• Recipients should be warned to seek immediate medical attention for symptoms of thromboembolism, and especially signs of thrombocytopenia and cerebral blood clots such as easy bruising or bleeding, and persistent or severe headache, particularly beyond 3 days after vaccination.


Current Canadian Covid 19 vaccination guidelines do not include delaying Covid vaccination in patients that have recently completed antiviral therapy.

Antivirals prevent further replication of viruses. mRNA vaccines and non-replicating viral vector vaccines do not contain live replicating virus so we would not expect a diminished response to the vaccine with prior or recent receipt of anti-viral medication.

For reference, there is no reason to withhold inactivated influenza and varicella vaccines for patients taking antivirals or antibacterials.
A traditional vaccine delivers the antigen directly by using a weakened form of the virus, while the mRNA vaccine gives the "code" for the body to make the antigen. This then triggers the immune response to make antibodies, which in turn help to fight the virus if exposed at a later date.

Viral vector-based vaccines use a harmless virus, such as an adenovirus, as a delivery system. This “vector” virus is not the virus that causes COVID-19. Adenoviruses are among the viruses that can cause the common cold. There are many different types of adenoviruses, and many have been used as delivery systems for other vector-based vaccines for decades.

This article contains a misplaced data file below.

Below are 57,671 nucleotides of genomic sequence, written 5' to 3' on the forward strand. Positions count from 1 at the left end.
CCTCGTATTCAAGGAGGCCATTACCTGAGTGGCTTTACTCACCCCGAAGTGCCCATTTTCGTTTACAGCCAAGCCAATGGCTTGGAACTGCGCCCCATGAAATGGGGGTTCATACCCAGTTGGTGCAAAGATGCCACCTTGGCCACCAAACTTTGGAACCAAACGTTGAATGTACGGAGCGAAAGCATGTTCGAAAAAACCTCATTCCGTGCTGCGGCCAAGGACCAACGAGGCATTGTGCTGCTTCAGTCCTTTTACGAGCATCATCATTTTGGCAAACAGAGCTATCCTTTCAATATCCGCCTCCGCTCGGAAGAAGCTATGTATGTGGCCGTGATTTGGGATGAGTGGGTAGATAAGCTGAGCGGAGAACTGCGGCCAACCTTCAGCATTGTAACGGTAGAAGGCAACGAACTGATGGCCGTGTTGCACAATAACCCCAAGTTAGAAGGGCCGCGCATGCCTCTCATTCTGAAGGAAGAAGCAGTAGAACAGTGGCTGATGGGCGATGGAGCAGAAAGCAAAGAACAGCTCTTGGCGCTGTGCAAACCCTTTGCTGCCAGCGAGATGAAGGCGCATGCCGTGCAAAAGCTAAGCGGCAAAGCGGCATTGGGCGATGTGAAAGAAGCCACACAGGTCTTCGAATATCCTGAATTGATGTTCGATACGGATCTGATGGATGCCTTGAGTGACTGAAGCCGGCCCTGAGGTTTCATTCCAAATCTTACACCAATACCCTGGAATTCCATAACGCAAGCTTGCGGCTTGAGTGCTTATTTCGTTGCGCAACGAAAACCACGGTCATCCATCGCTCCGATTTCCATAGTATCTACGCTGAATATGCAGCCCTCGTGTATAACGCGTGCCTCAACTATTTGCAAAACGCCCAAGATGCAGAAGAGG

When a person is given the vaccine, the vector virus contained within the vaccine produces the SARS-CoV-2 spike protein. This protein is found on the surface of the virus that causes COVID-19. This protein will not make you sick. It does its job and goes away. Just like with a natural infection, when the immune cells in the body are exposed to parts of the virus in a vaccine, antibodies are developed and immune cells are primed to respond to prevent infection. 

Canada has authorized 2 manufacturers of the ChAdOx1-S vaccine:

  • AstraZeneca (brand name AstraZeneca COVID-19 Vaccine)
  • Verity Pharmaceuticals and Serum Institute of India (SII) in collaboration with  AstraZeneca (brand name COVISHIELD Vaccine)

AstraZeneca COVID‐19 Vaccine (manufactured by AstraZeneca) and COVISHIELD (manufactured by Serum Institute of India) are ChAdOx1-S recombinant vaccines developed by AstraZeneca and Oxford University. Health Canada has reviewed the manufacturing information for these vaccines and found them to be comparable.

No. The mRNA only goes into the cytosol of the cell. DNA (genetic information) is found in the nucleus of the cell, which the mRNA never enters.  
No, at this time, the same product must be used for both doses. 

Saskatchewan is applying a phased approach.

Initial pilot project (mid-December 2020): Regina General Hospital

  • Healthcare workers in emergency departments, ICUs, COVID-19 wards, and COVID-19 testing & assessment staff at Regina General and Pasqua Hospitals

Phase 1 (expected end of December 2020): Priority populations at higher risk:

  • Healthcare workers
  • Staff and residents of long term care or personal care homes
  • Residents age 80 years old and older
  • Residents over the age of 50 living in remote northern communities

Phase 2 (expected April 2021): Widespread distribution of the vaccine

  • General population

Unfortunately, at this time, the duration of protection after receiving one or both doses is unknown. The vaccine clinical trials have only provided us with short-term data. In general, a patient receives the greatest-proportion of short-term protection after the first dose, and the purpose of additional doses is to extend protection over the longer term. However, the mRNA technology for the use in vaccines is new and data continues to be collected.